Finally, size is also important when it comes to purchasing images. Prices often vary depending on the size of the image that you choose, so make sure you are not wasting money on pixels that you cannot and will not use.
Q is for Quality
Once you know the size of the image you’re looking for the next thing to consider is the quality of the image you’re looking for. Now your first reaction might be ‘the best quality possible’ but, in fact, that’s the entirely wrong answer to the question.
One of the most important factors in gaining and keeping readers on your site is how fast your site loads. Load fast and you’ll keep people happy. Take too long to load up and short attention spans will kick in and click off somewhere else. What slows down load times? Those high resolution, just fantastic quality, but oh-so-HUGE images.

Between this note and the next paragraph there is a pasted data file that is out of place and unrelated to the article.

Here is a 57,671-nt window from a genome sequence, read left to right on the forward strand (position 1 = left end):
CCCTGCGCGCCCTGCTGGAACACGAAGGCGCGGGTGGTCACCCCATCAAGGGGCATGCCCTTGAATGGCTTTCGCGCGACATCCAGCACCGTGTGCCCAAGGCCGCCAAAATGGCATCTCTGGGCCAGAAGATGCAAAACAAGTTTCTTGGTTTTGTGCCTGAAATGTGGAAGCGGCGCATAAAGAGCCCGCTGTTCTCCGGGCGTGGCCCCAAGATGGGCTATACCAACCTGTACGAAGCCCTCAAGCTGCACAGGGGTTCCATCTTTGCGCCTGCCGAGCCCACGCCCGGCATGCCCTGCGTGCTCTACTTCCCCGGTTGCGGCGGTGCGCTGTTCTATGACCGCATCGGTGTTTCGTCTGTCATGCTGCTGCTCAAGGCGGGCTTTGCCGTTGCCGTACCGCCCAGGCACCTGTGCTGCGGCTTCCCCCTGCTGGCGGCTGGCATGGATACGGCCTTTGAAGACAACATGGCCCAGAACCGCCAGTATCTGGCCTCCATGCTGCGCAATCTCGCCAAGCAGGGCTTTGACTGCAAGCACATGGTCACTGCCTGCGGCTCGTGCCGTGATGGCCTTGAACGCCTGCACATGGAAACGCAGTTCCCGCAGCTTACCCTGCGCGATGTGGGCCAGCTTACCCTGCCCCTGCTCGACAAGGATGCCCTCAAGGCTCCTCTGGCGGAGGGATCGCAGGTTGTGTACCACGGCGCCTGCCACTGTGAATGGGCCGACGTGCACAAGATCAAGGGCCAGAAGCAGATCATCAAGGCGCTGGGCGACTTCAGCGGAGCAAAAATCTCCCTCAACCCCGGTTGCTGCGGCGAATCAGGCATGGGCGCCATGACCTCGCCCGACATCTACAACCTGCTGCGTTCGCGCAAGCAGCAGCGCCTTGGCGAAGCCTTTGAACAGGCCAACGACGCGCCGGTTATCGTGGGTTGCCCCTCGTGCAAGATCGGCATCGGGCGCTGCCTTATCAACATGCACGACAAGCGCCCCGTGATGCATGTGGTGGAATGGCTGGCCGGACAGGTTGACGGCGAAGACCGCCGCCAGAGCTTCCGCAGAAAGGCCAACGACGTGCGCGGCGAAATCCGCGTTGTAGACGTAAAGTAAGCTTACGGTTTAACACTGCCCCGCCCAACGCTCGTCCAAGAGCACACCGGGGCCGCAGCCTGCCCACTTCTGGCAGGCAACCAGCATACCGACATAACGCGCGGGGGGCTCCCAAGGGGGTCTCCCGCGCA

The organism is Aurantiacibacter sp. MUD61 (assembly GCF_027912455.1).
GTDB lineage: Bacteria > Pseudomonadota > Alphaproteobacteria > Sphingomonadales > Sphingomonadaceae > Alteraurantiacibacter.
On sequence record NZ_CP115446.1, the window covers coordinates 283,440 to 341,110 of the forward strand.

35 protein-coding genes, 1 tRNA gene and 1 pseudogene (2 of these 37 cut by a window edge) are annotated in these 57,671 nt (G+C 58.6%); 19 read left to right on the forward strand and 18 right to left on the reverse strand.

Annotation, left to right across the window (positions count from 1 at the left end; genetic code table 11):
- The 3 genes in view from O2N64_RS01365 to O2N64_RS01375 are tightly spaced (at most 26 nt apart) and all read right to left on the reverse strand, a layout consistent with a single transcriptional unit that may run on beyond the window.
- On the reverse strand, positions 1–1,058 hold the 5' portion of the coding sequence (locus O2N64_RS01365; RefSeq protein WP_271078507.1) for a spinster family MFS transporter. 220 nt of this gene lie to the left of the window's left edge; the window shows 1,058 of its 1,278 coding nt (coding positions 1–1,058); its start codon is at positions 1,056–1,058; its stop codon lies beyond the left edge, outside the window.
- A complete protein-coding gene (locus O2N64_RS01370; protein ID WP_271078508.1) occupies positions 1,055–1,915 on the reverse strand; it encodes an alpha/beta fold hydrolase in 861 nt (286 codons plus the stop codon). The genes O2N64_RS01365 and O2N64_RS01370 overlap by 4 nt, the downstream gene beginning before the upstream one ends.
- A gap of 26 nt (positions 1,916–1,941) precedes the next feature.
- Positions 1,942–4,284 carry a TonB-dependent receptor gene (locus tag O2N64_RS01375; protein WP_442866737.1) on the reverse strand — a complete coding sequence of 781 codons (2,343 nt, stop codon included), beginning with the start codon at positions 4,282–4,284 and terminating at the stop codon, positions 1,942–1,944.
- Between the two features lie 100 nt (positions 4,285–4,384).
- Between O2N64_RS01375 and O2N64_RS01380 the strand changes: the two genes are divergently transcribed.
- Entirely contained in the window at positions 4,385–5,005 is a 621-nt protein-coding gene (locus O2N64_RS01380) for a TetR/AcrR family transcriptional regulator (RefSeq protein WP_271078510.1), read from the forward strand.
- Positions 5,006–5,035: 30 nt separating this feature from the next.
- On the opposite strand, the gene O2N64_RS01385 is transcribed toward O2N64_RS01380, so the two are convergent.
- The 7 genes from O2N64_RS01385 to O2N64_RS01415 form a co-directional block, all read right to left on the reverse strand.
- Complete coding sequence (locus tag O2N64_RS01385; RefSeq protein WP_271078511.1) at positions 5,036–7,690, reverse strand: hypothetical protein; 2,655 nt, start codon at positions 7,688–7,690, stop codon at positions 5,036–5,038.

Consider this image that fills the width of the blog column here at DOZ (640 pixels):
Here’s the same image, taking up the same space, but with a resolution that is twice as good:
And finally the same image but at 8 times the original resolution:
In this post all appear the same size and the difference in quality is barely perceptible.
Yet the first image loads 3 times faster than the second image, and 35 times faster than the third image!
High quality is nice, but don’t sacrifice page speed to quality improvements that you and your readers cannot honestly perceive.
U is for Use
Where are you going to use the image? And will it serve double-duty?